Saturday, May 17, 2014

The truth is that fewer young couples are choosing traditional church weddings. An increasing number of couples choose a small civil ceremony, or a Christian ceremony offsite, or no wedding at all. Many establish a household and a life together without any official civil or religious sanction. These changes in relationships and in commitment decisions feed a growing apprehension that young people are divorcing themselves from the church. If couples are not choosing typical church weddings, doesn’t that indicate the marginalization of the church in these people’s lives and, by extension, in society at large? And so congregations like Matthew’s ask anxiously: Why wouldn’t a pastor unquestioningly embrace a couple asking to be married? Why would a pastor pass up a chance to draw a young couple into the church?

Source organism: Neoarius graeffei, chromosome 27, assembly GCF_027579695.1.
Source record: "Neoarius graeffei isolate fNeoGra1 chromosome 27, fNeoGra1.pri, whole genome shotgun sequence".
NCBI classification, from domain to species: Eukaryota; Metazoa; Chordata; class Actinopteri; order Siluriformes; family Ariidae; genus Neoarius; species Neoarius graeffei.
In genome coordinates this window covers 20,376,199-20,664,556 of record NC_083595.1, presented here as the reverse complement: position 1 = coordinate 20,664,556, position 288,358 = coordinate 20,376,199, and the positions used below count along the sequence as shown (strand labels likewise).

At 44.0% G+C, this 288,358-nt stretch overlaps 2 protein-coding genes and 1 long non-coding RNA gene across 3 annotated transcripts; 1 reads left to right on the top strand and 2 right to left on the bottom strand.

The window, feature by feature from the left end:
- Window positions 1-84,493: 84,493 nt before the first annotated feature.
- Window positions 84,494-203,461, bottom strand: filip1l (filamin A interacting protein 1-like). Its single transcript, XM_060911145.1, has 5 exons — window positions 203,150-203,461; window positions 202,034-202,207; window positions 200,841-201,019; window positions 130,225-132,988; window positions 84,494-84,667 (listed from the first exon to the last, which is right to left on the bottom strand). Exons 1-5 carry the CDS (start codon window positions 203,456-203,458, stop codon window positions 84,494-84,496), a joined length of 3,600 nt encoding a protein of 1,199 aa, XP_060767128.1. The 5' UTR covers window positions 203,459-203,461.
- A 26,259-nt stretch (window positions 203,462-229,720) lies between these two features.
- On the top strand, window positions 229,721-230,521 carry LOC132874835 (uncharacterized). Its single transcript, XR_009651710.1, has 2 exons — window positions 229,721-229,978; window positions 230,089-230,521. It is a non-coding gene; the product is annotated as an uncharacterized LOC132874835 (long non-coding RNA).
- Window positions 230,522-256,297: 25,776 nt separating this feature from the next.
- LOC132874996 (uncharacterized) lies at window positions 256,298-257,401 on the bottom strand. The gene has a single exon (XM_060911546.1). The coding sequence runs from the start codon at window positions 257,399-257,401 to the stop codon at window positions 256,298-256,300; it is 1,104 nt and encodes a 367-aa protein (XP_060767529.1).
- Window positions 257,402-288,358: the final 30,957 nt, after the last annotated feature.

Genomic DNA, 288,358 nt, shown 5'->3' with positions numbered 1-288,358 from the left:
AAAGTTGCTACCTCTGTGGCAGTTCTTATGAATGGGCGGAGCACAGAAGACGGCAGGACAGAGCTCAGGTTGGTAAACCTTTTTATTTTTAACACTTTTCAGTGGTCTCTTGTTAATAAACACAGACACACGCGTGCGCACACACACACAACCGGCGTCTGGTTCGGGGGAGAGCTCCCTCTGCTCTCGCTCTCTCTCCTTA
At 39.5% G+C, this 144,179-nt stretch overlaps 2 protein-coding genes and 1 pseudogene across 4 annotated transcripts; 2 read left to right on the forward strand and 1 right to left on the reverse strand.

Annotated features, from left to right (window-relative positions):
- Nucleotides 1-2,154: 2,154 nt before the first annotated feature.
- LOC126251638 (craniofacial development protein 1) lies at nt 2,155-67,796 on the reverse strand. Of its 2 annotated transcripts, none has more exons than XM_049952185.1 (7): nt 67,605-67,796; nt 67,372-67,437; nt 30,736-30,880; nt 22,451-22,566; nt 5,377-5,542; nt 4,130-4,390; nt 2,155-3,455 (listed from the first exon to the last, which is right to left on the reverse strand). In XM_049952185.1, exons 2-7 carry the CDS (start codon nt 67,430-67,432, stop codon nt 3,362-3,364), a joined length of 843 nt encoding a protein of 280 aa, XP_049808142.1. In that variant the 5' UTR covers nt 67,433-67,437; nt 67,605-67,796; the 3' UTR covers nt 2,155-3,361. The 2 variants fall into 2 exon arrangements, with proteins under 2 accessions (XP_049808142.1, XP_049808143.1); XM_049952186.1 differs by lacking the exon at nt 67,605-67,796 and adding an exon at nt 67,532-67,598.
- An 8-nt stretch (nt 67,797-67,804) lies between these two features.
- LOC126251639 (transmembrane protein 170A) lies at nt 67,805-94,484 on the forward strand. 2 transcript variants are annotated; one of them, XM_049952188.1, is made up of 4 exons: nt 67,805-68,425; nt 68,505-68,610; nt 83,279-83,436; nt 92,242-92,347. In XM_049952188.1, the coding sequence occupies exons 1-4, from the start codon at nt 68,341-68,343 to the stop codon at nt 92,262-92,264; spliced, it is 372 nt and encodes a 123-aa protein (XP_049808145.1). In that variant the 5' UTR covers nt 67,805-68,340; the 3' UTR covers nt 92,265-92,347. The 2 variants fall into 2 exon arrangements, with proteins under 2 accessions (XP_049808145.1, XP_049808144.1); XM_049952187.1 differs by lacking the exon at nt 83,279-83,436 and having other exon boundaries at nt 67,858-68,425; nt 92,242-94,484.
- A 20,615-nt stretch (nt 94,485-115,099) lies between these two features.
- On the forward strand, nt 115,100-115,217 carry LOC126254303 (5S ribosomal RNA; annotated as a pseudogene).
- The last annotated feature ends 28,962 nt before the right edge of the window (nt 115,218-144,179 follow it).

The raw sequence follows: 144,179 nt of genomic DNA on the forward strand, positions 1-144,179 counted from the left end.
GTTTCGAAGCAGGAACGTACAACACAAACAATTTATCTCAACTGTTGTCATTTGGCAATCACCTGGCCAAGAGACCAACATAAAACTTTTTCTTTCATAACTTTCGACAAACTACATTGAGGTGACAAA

But perhaps that’s the wrong question. Perhaps the question we should be asking is, What does it mean for a couple to get married in the church? One of my seminary professors once recited the nursery rhyme: “Here is the church, and here is the steeple. Open the doors and see all the people.” Then he added, “Of course, it’s only when you open the doors that you see the church. The church is the community.” Viewed in that light, Matthew did not deny the engaged couple a church wedding but instead offered them one.

Read it all.

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